United States District Court, D. Colorado
February 28, 2014
WESLEY-THOMAS HYSELL, Plaintiff,
LOU ARCHULETA, Warden, RON WAGER, Associate Warden, LIEUTENANT RICK LAWSON, LIEUTENANT JANNA BLUNDELL, YVETTE BROWN, Law Librarian,
ORDER OF DISMISSAL
LEWIS T. BABCOCK, Senior District Judge.
Plaintiff, Wesley-Thomas Hysell, was a prisoner in the custody of the Colorado Department of Corrections (CDOC) at the Fremont Correctional Facility when he submitted pro se a Prisoner Complaint (ECF No. 1) pursuant to 42 U.S.C. § 1983 asking for money damages. After filing his Complaint, Mr. Hysell notified the Court that he had been released from custody and now resides at the Advantage Treatment Center in Sterling, Colorado, as a condition of parole. ( See ECF Nos. 7 and 10). He has been granted leave to proceed pursuant to 28 U.S.C. § 1915. ( See ECF No. 11).
On January 23, 2014, Magistrate Judge Boyd N. Boland entered an order directing Mr. Hysell to file an amended Prisoner Complaint within thirty days. ( See ECF No. 12). Magistrate Judge Boland warned Mr. Hysell that if he failed to file an amended Prisoner Complaint that complied with the January 23 Order within the time allowed, some claims asserted against some Defendants, or the entire action, may be dismissed without further notice. Mr. Hysell has failed within the time allowed to file an amended Prisoner Complaint as directed or otherwise communicate with the Court in any way.
In the January 23 Order, Magistrate Judge Boland pointed out a number of deficiencies in Mr. Hysell's original Prisoner Complaint. The Prisoner Complaint does not comply with the pleading requirements of Rule 8 of the Federal Rules ov Civil Procedure. Specifically, the Prisoner Complaint is prolix and vague, and Mr. Hysell fails to provide a short and plain statement of each of his claims showing that he is entitled to relief. First, the claims Mr. Hysell intends to assert are unclear because, although he nominally alleges three claims, those claims appear to include numerous independent causes of action. Second, Plaintiff does not identify which Defendant or Defendants are being sued with respect to each asserted claim. Third, Mr. Hysell fails to allege facts showing that he is entitled to relief. The Court further explained that specific facts as to the personal participation of each named Defendant must be alleged and that Defendants may not be sued merely because of their roles as supervisors. The January 23 Order discusses these deficiencies in greater detail.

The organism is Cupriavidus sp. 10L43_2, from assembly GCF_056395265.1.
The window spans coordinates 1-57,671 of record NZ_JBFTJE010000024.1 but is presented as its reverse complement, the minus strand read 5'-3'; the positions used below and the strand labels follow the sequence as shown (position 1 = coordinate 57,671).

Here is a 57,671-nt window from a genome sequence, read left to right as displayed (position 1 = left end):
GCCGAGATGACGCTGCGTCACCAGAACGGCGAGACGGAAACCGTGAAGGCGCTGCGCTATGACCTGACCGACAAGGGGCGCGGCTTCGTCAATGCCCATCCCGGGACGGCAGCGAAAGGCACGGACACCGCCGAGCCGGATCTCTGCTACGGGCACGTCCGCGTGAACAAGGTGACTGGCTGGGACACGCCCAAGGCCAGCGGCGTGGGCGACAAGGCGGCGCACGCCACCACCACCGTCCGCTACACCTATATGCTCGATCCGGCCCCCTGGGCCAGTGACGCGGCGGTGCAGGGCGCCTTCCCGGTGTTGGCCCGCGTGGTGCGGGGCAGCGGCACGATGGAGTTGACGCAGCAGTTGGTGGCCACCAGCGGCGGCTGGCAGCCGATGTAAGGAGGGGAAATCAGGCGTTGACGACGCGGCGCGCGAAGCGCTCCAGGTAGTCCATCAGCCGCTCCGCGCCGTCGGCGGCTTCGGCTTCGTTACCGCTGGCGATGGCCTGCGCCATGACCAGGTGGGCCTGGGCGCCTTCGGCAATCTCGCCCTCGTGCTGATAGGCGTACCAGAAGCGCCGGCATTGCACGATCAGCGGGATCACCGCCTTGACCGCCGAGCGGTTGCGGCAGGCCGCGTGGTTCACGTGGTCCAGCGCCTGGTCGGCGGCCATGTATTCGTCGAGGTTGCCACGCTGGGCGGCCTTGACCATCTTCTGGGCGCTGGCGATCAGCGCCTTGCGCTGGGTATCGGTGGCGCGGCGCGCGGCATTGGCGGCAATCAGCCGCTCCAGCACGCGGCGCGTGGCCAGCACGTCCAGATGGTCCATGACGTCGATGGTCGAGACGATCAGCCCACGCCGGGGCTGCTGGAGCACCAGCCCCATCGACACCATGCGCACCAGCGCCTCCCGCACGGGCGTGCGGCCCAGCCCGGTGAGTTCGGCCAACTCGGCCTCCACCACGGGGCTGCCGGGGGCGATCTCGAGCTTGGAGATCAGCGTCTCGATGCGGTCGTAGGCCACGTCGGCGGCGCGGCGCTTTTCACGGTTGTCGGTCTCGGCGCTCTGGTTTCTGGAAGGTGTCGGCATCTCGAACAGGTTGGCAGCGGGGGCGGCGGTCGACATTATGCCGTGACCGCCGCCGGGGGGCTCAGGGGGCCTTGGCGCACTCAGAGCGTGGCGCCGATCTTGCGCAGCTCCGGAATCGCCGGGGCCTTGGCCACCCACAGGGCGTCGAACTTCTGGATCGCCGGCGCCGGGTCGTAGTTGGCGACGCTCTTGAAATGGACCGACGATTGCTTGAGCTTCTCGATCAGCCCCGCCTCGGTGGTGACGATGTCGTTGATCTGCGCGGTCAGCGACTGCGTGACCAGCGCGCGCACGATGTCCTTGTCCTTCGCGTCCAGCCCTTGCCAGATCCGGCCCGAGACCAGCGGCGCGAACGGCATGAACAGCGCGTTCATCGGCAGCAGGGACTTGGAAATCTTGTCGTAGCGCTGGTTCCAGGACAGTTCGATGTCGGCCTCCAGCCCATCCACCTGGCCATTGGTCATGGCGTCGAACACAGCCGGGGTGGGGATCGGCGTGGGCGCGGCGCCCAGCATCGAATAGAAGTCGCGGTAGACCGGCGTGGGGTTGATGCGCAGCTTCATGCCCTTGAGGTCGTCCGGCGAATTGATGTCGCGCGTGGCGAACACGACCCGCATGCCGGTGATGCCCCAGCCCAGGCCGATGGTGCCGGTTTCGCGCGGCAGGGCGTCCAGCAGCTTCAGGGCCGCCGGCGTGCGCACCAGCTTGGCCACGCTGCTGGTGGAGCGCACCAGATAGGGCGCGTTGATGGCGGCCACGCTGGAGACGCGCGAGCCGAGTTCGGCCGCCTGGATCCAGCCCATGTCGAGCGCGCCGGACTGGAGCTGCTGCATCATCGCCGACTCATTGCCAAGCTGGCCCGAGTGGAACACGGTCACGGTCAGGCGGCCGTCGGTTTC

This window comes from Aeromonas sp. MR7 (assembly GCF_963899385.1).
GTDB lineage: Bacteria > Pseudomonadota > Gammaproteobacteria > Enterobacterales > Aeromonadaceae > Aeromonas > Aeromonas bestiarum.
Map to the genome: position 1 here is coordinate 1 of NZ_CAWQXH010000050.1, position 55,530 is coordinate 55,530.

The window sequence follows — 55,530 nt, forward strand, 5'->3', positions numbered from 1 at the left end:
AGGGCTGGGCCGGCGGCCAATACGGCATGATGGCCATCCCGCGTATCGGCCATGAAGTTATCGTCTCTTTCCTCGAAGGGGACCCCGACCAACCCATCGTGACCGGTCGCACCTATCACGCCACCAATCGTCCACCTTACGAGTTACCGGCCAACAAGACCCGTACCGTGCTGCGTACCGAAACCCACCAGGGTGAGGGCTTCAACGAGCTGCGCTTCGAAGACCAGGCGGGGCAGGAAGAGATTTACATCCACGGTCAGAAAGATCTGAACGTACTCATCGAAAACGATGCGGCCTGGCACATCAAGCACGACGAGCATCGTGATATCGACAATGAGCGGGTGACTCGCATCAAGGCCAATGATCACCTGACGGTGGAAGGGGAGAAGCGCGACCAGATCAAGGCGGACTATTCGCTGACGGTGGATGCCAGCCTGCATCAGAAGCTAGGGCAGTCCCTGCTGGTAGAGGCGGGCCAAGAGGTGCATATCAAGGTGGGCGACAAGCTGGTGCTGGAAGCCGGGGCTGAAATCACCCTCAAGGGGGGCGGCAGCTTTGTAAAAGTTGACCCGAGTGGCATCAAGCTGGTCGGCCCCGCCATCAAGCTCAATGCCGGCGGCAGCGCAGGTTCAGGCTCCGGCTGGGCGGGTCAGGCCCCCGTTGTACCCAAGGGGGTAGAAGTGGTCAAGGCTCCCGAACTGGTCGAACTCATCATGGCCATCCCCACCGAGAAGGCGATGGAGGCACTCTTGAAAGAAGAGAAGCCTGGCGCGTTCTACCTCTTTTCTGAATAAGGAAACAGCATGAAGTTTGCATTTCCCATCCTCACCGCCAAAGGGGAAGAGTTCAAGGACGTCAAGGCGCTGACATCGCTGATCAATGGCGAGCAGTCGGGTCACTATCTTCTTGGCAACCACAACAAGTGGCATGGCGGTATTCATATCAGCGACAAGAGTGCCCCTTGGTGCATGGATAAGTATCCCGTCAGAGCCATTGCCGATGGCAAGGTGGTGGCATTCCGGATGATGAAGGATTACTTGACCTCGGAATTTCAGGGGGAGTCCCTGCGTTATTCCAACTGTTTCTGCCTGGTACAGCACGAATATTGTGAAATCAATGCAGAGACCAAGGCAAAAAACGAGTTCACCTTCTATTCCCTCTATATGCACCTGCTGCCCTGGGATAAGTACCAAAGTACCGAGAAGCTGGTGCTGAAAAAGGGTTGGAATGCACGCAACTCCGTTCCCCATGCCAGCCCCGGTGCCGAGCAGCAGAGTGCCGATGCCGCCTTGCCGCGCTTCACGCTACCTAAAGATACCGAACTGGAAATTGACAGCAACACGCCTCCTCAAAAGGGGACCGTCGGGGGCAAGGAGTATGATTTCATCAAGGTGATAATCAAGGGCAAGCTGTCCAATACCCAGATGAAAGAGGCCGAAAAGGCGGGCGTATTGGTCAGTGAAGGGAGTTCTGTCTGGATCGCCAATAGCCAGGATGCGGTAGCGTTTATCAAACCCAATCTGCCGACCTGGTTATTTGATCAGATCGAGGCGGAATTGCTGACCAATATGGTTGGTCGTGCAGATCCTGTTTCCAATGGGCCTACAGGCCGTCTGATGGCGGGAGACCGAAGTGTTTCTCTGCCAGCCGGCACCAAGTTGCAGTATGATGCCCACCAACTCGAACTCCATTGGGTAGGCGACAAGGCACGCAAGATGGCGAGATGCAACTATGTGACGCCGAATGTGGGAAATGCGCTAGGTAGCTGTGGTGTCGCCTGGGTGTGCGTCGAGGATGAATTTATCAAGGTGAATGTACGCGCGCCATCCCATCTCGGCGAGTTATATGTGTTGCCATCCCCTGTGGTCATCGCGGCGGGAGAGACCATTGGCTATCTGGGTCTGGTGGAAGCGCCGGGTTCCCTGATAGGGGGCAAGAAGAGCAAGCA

Mr. Hysell has failed within the time allowed to file an amended prisoner complaint that cures the deficiencies and provides specific factual assertions of Defendants' personal participation in the asserted constitutional violations. The Prisoner Complaint will be dismissed without prejudice for Mr. Hysell's failure to comply with the order to submit an amended Prisoner Complaint and for his failure to prosecute.
Finally, the Court certifies pursuant to § 1915(a)(3) that any appeal from this order would not be taken in good faith and therefore in forma pauperis status will be denied for the purpose of appeal. See Coppedge v. United States, 369 U.S. 438 (1962). If Mr. Hysell files a notice of appeal he also must pay the full $505.00 appellate filing fee or file a motion to proceed in forma pauperis in the United States Court of Appeals for the Tenth Circuit within thirty days in accordance with Fed. R. App. P. 24.
Accordingly, it is
ORDERED that the Prisoner Complaint (ECF No. 1) and the action are dismissed without prejudice pursuant to Rule 41(b) of the Federal Rules of Civil Procedure for the failure of Plaintiff, Wesley-Thomas Hysell, within the time allowed, to file an amended Prisoner Complaint as directed in the order of January 23, 2014 (ECF No. 12), and for his failure to prosecute. It is
FURTHER ORDERED that leave to proceed in forma pauperis on appeal is denied. It is
FURTHER ORDERED that any pending motions are denied as moot.